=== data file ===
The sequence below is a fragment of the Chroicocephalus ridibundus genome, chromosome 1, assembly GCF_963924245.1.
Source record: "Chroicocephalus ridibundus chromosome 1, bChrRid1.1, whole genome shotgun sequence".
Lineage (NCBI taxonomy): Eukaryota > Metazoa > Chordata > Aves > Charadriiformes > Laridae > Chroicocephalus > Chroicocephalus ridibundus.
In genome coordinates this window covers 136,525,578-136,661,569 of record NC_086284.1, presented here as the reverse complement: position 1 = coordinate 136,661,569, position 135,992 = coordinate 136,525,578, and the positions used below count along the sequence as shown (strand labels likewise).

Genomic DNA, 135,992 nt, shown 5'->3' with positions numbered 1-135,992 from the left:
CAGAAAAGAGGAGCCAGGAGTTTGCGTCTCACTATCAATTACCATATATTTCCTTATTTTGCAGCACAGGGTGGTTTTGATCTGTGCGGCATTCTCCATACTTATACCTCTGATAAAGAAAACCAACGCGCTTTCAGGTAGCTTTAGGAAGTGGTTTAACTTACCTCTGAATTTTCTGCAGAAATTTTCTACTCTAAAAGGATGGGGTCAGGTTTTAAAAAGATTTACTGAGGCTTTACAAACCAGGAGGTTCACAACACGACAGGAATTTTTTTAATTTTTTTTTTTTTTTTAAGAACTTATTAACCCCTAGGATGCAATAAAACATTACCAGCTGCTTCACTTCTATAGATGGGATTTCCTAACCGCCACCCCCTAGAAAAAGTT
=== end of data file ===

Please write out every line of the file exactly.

The sequence below is a fragment of the Chroicocephalus ridibundus genome, chromosome 1, assembly GCF_963924245.1.
Source record: "Chroicocephalus ridibundus chromosome 1, bChrRid1.1, whole genome shotgun sequence".
Lineage (NCBI taxonomy): Eukaryota > Metazoa > Chordata > Aves > Charadriiformes > Laridae > Chroicocephalus > Chroicocephalus ridibundus.
In genome coordinates this window covers 136,525,578-136,661,569 of record NC_086284.1, presented here as the reverse complement: position 1 = coordinate 136,661,569, position 135,992 = coordinate 136,525,578, and the positions used below count along the sequence as shown (strand labels likewise).

Genomic DNA, 135,992 nt, shown 5'->3' with positions numbered 1-135,992 from the left:
CAGAAAAGAGGAGCCAGGAGTTTGCGTCTCACTATCAATTACCATATATTTCCTTATTTTGCAGCACAGGGTGGTTTTGATCTGTGCGGCATTCTCCATACTTATACCTCTGATAAAGAAAACCAACGCGCTTTCAGGTAGCTTTAGGAAGTGGTTTAACTTACCTCTGAATTTTCTGCAGAAATTTTCTACTCTAAAAGGATGGGGTCAGGTTTTAAAAAGATTTACTGAGGCTTTACAAACCAGGAGGTTCACAACACGACAGGAATTTTTTTAATTTTTTTTTTTTTTTTAAGAACTTATTAACCCCTAGGATGCAATAAAACATTACCAGCTGCTTCACTTCTATAGATGGGATTTCCTAACCGCCACCCCCTAGAAAAAGTT